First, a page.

Font management has thankfully been something I haven’t had to think much about in the last few years, ever since Linotype came out with Font Explorer X for both the Mac and PC. FEX was free, and it worked – while others on the scene at the time such as Extensis Suitcase were wracked with problems, and you had to pay for them.
Can a font management app cause a scene?
So when I began hearing the buzz surrounding FontCase I was pretty skeptical of upsetting my font management workflow. I was perfectly happy with what I had. But the buzz continued, I’d read a review or two about it, and decided to take the 30 day free trial plunge.
Note: I won’t be going into real depth here on a review of the app. If you’re interested in that, check out the Smoking Apples FontCase review.
Overall, my experience with FontCase was fairly smooth. The import process went ok, the interface was nice to look at, and organizing and finding fonts was straight forward and easy. So why didn’t I rush out and plunk down for this app once my trial was done?
Accountability and transparency
The thing I liked best about FEX was that it didn’t really bother me. I could launch InDesign or Illustrator and it would pretty much automatically activate the fonts I needed. And if I needed a new font activated, I could do so and not have to restart the app to be able to use it (with Photoshop being a notable exception to this).
This was not the case with FontCase. Auto-activation of fonts became manual–and even though I had FEX deactivated it still wanted to come in and rescue me when a font couldn’t be activated. And that was it. My mind was made up. If I had to think about my font management, then the app isn’t doing its job.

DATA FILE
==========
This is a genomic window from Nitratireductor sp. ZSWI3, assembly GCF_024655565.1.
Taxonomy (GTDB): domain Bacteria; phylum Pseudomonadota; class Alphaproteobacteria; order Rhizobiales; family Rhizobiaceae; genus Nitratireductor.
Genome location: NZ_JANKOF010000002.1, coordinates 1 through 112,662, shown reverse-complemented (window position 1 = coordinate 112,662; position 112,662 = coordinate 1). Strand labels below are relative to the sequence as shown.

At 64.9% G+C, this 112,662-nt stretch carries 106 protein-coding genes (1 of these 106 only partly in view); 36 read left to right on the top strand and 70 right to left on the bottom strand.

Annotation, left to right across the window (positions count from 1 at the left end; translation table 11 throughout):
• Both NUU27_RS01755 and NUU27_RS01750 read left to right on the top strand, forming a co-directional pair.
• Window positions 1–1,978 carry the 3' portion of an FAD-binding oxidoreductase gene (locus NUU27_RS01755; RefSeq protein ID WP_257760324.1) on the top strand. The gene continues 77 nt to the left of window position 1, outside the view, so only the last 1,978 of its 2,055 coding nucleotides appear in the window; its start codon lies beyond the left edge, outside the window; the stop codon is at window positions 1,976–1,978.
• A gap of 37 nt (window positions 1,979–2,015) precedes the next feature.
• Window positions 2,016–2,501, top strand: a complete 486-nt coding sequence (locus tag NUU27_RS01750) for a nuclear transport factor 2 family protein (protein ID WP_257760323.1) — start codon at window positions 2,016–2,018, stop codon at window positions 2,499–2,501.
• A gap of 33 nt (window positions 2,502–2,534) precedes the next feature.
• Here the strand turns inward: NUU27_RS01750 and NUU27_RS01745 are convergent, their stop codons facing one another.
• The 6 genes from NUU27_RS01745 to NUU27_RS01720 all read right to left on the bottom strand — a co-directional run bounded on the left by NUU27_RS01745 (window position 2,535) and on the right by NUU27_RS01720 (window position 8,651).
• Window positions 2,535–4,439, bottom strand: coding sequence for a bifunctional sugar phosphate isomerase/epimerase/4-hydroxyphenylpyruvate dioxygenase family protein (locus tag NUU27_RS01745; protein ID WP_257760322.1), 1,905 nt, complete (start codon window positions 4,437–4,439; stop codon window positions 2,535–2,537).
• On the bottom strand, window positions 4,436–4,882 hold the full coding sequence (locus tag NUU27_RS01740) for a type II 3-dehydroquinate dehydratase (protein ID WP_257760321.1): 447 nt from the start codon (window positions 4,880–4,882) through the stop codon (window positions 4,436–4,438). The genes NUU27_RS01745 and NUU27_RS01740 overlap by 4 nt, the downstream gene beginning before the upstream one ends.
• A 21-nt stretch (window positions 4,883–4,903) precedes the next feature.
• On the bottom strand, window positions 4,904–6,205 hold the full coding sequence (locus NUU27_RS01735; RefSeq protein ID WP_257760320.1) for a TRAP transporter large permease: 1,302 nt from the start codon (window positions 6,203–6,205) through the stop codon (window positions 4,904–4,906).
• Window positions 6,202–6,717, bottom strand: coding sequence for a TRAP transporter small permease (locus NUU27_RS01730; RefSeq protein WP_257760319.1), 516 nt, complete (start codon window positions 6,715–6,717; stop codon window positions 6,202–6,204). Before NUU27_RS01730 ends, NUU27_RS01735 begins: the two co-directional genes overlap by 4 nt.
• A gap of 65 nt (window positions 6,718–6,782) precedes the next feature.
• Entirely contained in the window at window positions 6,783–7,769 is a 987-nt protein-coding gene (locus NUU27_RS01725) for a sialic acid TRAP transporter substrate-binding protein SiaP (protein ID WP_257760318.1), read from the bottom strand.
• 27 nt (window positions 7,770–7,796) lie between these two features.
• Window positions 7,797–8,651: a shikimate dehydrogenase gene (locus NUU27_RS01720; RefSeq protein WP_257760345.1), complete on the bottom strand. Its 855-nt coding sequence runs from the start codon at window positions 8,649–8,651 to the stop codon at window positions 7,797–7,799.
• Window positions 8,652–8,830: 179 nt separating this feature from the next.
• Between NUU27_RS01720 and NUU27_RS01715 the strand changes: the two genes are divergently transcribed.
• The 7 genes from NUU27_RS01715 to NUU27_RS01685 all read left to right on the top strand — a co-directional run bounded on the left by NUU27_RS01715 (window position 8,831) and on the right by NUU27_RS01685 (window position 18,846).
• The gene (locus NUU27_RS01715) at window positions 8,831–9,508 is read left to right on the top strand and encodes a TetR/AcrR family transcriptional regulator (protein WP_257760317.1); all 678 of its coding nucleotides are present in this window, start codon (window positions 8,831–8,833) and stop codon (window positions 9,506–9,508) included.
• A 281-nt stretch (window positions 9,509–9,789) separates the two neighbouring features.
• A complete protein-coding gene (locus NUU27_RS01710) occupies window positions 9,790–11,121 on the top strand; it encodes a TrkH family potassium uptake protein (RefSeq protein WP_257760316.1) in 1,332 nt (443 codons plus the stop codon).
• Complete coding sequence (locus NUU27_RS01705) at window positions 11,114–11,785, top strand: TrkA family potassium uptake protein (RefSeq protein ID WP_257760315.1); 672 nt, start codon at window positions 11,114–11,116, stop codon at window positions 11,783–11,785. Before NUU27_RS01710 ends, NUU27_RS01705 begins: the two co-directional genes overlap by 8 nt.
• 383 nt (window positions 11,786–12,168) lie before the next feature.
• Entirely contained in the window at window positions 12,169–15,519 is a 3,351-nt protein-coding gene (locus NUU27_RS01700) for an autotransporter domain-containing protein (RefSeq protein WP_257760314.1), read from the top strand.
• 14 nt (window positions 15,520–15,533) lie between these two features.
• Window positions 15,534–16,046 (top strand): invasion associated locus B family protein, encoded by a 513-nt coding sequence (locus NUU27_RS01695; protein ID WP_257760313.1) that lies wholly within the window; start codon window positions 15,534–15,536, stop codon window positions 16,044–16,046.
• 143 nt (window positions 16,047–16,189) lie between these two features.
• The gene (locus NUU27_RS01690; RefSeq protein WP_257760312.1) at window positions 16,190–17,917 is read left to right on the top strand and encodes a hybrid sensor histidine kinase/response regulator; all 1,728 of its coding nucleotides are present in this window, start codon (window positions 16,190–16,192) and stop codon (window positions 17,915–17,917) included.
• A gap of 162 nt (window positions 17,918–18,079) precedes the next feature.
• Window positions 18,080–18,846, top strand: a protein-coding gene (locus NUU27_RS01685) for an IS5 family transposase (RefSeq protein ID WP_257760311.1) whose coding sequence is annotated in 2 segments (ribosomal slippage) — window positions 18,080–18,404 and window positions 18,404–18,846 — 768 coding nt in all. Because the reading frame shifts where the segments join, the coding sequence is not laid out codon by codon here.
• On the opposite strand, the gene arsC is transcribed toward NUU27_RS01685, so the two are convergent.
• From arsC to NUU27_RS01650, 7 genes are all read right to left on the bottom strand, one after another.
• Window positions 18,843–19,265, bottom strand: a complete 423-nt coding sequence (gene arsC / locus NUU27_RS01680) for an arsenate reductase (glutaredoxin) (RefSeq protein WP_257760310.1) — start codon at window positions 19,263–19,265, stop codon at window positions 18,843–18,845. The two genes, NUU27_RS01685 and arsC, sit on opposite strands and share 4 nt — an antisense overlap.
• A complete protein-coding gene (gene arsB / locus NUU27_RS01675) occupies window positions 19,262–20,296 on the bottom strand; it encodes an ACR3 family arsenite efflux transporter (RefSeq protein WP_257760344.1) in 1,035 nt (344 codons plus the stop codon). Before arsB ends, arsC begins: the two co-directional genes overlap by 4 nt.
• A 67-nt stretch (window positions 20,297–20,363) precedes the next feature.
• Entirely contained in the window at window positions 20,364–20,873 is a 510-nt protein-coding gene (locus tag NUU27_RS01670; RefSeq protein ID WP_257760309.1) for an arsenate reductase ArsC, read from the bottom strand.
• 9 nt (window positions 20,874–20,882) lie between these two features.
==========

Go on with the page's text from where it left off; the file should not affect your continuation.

Font Explorer X goes Pro
In amongst the buzz about FontCase, I was hearing rumors that FEX would cease to be free and a ‘Pro’ version was coming (this isn’t the case, as Linotype will still offer the original version, but drop support for it). I headed on over to the FEX website to see what was a-brew.
Sure enough, there’s a new version, and there’s handy 30 day trial, which I’m currently in the midst of. So far I can’t really tell a difference between the Pro and Original versions, but I suspect that’s because I’m back to forgetting all about font management. One noticeable new feature is the addition of a Photoshop plugin. This could be the start of something heavenly.
And the winner is
I can’t say I gave FontCase the testing it probably deserves. For all I know I may have been doing something wrong. It is a very aesthetically pleasing app, and may serve your needs perfectly.
But FEX has been treating me well for so long, for free, that I’d feel something akin to an adulterer if I jumped ship now. FEX Pro seems to be a minor upgrade to the Original, but I’ll be sticking with it. Until the end of Feb it’s 50% off the final $79 price tag, so go grab it now.